Flamingo’s: Holy seafood guac!
Wednesday, November 22, 2006
more sophisticated than its location and modest exterior suggest,
Flamingo’s Seafood, which opened in Mount Prospect in September, brings
a new level of Mexican dining to the Northwest suburbs. While upscale
spots like Frontera Grill and ¡Salpicon! have dressed up this cuisine
in Chicago for decades, and with newer restaurants such as Fonda del
Mar and Sol de Mexico continuing the urban theme of upscale,
contemporary and elegant Latin fare, we haven’t seen this kind of
high-end, south-of-the-border food outside the city before.
corner building (the remodeled former Yummy’s Pizza & Gyros)
encloses a long, narrow dining room lined with light wood, brick and
tile, offering seating at knotty pine tables and a half dozen narrow
booths. A fanciful fresco by Martin Ramos, featuring a flock of the
restaurant’s namesake birds, spans a steely open kitchen down one long
side of the room, above a row of clocks set to times in various
international zones. At one end, a bar offers a few stools and displays
an impressive collection of tequilas. More of Ramos' charming paintings
of fairies and flamingos hang throughout.
As at most suburban
restaurants, the ambience and service lean casual, with the affable
waitstaff dressed in adorable pink golf shirts adorned with embroidered
Chef Jorge Almaraz, who’s clocked time with Rosemont's
Rosewood restaurant and Villa Park’s Supreme Lobster & Seafood
Company, commands the kitchen. He and his crew craft an ambitious,
delicious menu of fresh, Mexican-inspired seafood dishes and present
them in generous portions, beautifully arranged and garnished on
lovely, modern Villeroy & Boch chinaware. Prices suit the freshness
and quality of the fish and elegance of the presentations here, with
entrees averaging about $23.
To start, diners get a
complimentary basket of blue-corn chips served with a little dish of
delightful, tart fish ceviche and a second bowl of creamy,
avocado-laced salsa verde. Most dishes come accompanied by crisply
grilled, lightly garlicky baguette slices.
Flamingo’s is a
seafood lovers’ eatery with scant choices for landlubbers. On the
appetizer list, for example, there’s only guacamole — but what a
guacamole it is! Made to order; seasoned to your specifications for
spiciness; chunky with sliced radishes, diced tomato and cilantro; and
mounded high in a marmol-stone molcajete. Of course, it’s even better
if you upgrade to the version with fresh crabmeat mixed in. You also
can get your guacamole mixed with shrimp.
Fresh crab also
fills an admirable crab cake, seared and served with smoky
guajillo-chili sauce and candy-sweet roasted corn. The garlicky
langostinos a la plancha, a platter full of split and pan-roasted fresh
water king prawns, tender in their head-on shells, make another winning
Other choices include coctele campechana, a chilled
mixture of cooked shrimp, octopus and raw oysters in tomato sauce with
chopped avocado, onion and cilantro; fresh bluepoints on the half
shell; and calamares empanisados fritos, fried squid with
Don't miss the crema de langosta, a
big bowl of creamy lobster bisque, lightly seasoned with chipotle
chilies and garnished with a generous helping of lobster meat. Two
entree soups — siete mares, or “seven seas,” filled with shrimp, clams,
scallops, oysters, fish, mussels and crab legs, and shrimp soup — also
figure on the menu.
Entrees range from relatively simple fish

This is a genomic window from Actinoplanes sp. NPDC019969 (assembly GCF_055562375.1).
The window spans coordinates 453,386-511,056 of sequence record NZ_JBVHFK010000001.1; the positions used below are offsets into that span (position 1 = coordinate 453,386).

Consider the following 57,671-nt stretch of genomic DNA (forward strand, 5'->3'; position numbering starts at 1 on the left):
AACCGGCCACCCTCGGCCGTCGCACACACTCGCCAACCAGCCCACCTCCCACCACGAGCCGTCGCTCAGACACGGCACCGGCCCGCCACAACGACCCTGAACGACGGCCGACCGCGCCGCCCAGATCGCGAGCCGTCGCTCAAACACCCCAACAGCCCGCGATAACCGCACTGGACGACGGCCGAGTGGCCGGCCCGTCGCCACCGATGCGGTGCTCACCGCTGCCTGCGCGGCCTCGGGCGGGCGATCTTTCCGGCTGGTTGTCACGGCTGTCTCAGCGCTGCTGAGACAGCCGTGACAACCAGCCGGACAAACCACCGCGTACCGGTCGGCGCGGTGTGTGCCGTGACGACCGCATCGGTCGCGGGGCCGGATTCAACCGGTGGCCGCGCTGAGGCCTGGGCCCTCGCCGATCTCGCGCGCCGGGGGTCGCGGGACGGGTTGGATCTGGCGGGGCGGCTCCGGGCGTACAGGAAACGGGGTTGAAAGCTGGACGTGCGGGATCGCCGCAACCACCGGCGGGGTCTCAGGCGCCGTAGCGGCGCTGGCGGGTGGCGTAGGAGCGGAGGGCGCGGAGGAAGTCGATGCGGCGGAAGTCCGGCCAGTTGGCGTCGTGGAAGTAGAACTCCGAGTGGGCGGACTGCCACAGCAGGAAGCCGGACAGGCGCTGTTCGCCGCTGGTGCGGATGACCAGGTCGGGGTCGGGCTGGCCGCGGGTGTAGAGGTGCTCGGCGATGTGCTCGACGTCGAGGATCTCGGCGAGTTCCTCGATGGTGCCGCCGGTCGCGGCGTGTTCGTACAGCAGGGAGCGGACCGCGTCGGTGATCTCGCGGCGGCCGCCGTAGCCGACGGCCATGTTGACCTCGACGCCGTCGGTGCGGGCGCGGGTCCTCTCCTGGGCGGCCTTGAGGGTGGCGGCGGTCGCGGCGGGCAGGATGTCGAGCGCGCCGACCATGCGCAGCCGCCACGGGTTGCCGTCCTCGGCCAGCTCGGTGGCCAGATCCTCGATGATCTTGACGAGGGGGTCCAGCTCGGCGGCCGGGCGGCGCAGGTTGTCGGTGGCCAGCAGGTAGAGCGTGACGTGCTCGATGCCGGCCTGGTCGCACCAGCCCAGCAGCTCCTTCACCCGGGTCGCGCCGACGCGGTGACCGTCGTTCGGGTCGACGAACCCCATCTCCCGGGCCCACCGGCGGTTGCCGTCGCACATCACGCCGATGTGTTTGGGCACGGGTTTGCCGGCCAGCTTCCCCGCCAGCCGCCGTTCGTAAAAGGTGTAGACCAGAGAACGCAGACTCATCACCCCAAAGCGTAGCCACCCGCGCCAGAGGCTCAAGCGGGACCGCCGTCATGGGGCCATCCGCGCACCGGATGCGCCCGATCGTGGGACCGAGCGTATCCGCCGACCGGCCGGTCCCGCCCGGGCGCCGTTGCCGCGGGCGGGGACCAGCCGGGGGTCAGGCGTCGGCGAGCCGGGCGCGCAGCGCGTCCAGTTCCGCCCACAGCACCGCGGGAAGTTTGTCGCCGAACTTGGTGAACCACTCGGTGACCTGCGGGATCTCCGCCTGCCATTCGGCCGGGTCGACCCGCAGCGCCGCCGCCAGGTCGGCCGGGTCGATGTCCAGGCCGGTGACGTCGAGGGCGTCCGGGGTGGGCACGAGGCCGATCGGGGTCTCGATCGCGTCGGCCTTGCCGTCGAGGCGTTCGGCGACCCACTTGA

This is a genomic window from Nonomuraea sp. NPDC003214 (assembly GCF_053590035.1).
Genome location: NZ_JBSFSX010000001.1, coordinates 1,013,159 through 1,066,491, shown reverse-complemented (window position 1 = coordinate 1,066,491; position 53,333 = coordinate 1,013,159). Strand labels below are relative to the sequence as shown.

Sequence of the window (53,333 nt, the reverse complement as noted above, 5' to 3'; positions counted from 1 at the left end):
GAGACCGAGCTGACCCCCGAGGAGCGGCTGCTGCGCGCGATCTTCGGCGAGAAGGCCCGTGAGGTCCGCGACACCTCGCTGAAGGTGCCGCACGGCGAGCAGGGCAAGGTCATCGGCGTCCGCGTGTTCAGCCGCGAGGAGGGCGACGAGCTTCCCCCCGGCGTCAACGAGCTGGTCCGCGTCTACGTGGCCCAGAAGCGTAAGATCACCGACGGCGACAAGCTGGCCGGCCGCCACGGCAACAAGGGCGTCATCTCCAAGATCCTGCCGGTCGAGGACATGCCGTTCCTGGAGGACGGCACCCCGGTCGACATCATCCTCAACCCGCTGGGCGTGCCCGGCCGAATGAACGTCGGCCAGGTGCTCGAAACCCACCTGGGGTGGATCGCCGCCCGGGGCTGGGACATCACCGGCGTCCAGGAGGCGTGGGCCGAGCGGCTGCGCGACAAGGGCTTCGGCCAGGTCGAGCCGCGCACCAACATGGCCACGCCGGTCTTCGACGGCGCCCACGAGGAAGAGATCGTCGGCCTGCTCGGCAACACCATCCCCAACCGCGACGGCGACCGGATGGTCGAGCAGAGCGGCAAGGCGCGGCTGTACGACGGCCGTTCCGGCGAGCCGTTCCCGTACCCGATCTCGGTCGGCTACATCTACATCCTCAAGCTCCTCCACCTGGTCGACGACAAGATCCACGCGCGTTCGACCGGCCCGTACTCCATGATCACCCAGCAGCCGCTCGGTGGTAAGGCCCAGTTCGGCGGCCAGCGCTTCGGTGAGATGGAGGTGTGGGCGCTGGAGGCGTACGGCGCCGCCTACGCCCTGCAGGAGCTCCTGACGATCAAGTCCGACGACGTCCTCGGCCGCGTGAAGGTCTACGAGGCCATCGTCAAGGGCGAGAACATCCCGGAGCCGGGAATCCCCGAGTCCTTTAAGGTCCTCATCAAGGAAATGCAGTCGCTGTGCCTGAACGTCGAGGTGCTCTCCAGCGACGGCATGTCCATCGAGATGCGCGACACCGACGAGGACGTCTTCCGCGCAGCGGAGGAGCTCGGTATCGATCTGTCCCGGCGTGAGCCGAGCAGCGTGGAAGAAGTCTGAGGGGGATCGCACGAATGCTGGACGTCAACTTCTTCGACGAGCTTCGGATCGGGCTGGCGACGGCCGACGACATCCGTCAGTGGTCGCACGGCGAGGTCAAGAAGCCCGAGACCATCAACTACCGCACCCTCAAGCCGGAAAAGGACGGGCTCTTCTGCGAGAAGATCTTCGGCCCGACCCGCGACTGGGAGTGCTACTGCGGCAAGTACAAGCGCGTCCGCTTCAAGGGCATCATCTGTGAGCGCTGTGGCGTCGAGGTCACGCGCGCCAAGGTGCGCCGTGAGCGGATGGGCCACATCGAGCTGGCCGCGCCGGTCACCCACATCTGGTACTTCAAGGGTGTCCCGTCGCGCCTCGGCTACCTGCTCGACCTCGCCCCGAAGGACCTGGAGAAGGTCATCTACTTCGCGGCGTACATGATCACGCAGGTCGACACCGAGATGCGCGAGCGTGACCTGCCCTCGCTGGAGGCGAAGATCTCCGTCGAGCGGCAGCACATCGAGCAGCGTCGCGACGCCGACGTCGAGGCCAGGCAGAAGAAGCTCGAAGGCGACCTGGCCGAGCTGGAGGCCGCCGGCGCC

options like filete de tilapia a la diabla — about four big, pan-fried
fish fillets, perfectly cooked and coated in flavorful, spicy pepper
sauce on a mound of vegetable-studded rice, to more complex creations
such as the gorgeously presented brocheta de camaron y chorizo en salsa
aguacate — large marinated shrimp and chunks of slightly dry sausage
interspersed with red onion and chili pepper slices, drizzled with mild
chipotle sauce and plated with confetti rice, a colorful melange of
matchstick vegetables and a squiggle of avocado cream, like a party on
Hearty eaters might want to select the whole red
snapper. It comes in several different styles, but do consider the
delectable Veracruzano. In this version, the plate-sized crispy fish
comes smothered in a zesty sauce incorporating tomatoes, olives,
capers, green onions and peppers.
Those with lighter appetites
can get the fish tacos, a trio of sauteed tilapia filets in fresh corn
tortillas, dressed with lightly spiced chipotle mayonnaise and pico de
gallo, and accompanied by white rice and crunchy jicama slaw.
unusual entrees include filete de matarraya en poblano chile salsa,
skate wing in poblano cream sauce and a Valencia-style seafood paella
for two. The four non-fish entrees are habanero-glazed chicken; a
double-cut pork chop marinated in guajillo-chili honey; filet mignon;
and a New York strip steak.
Desserts, made in-house, include a
very good pastel de tres leches, or three-milk cake, moist but not
soggy, garnished with fresh strawberries and caramel and strawberry
sauces; a nice coconut flan; and a thin, dense pay de queso, a
Mexican-style cheesecake drizzled with cinnamony berry sauce.
tequilas and margaritas, Flamingo's bar serves a list of tropical
drinks, including an excellent, not-too-sweet version of the coco loco,
a rum and creme of coconut concoction.
The service is friendly
and reasonably efficient, if not quite up to the level of the food,
which deserves better than “keep your fork.”
1590 S. Busse Road, Mount Prospect, (847) 364-9988, www.FlamingosSeafood.com
Cuisine: Ambitious seafood with Mexican flavors
Setting: Wood-lined corner building with an upscale, casual vibe
Price range: Appetizers $4 to $15; salads and soups $6 to $15; entrees $14 to $36; desserts $5
Hours: 11:30 a.m. to 10 p.m. Sundays through Thursdays; 11:30 a.m. to 11 p.m. Fridays and Saturdays
Accepts: American Express, MasterCard and Visa; reservations
Also: Full bar; free parking; daily lunch specials; children's menu available